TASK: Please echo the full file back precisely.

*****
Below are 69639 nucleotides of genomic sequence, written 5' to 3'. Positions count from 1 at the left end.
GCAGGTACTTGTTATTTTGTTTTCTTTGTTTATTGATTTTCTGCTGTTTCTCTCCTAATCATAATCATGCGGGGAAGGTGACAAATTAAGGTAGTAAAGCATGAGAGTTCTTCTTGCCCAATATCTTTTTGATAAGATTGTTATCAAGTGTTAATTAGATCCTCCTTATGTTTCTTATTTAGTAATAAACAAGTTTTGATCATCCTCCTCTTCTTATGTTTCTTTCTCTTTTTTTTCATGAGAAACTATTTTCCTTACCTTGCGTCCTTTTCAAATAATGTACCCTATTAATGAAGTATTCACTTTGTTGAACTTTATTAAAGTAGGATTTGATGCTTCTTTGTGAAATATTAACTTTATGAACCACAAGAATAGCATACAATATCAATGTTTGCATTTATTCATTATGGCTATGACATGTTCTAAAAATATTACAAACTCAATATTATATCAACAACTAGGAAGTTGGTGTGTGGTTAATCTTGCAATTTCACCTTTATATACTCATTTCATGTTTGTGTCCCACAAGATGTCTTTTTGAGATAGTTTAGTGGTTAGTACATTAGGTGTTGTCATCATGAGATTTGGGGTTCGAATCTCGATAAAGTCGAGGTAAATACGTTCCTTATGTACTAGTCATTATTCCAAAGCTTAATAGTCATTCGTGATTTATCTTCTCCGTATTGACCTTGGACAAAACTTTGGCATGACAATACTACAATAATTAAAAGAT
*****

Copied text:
Below are 69639 nucleotides of genomic sequence, written 5' to 3'. Positions count from 1 at the left end.
GCAGGTACTTGTTATTTTGTTTTCTTTGTTTATTGATTTTCTGCTGTTTCTCTCCTAATCATAATCATGCGGGGAAGGTGACAAATTAAGGTAGTAAAGCATGAGAGTTCTTCTTGCCCAATATCTTTTTGATAAGATTGTTATCAAGTGTTAATTAGATCCTCCTTATGTTTCTTATTTAGTAATAAACAAGTTTTGATCATCCTCCTCTTCTTATGTTTCTTTCTCTTTTTTTTCATGAGAAACTATTTTCCTTACCTTGCGTCCTTTTCAAATAATGTACCCTATTAATGAAGTATTCACTTTGTTGAACTTTATTAAAGTAGGATTTGATGCTTCTTTGTGAAATATTAACTTTATGAACCACAAGAATAGCATACAATATCAATGTTTGCATTTATTCATTATGGCTATGACATGTTCTAAAAATATTACAAACTCAATATTATATCAACAACTAGGAAGTTGGTGTGTGGTTAATCTTGCAATTTCACCTTTATATACTCATTTCATGTTTGTGTCCCACAAGATGTCTTTTTGAGATAGTTTAGTGGTTAGTACATTAGGTGTTGTCATCATGAGATTTGGGGTTCGAATCTCGATAAAGTCGAGGTAAATACGTTCCTTATGTACTAGTCATTATTCCAAAGCTTAATAGTCATTCGTGATTTATCTTCTCCGTATTGACCTTGGACAAAACTTTGGCATGACAATACTACAATAATTAAAAGAT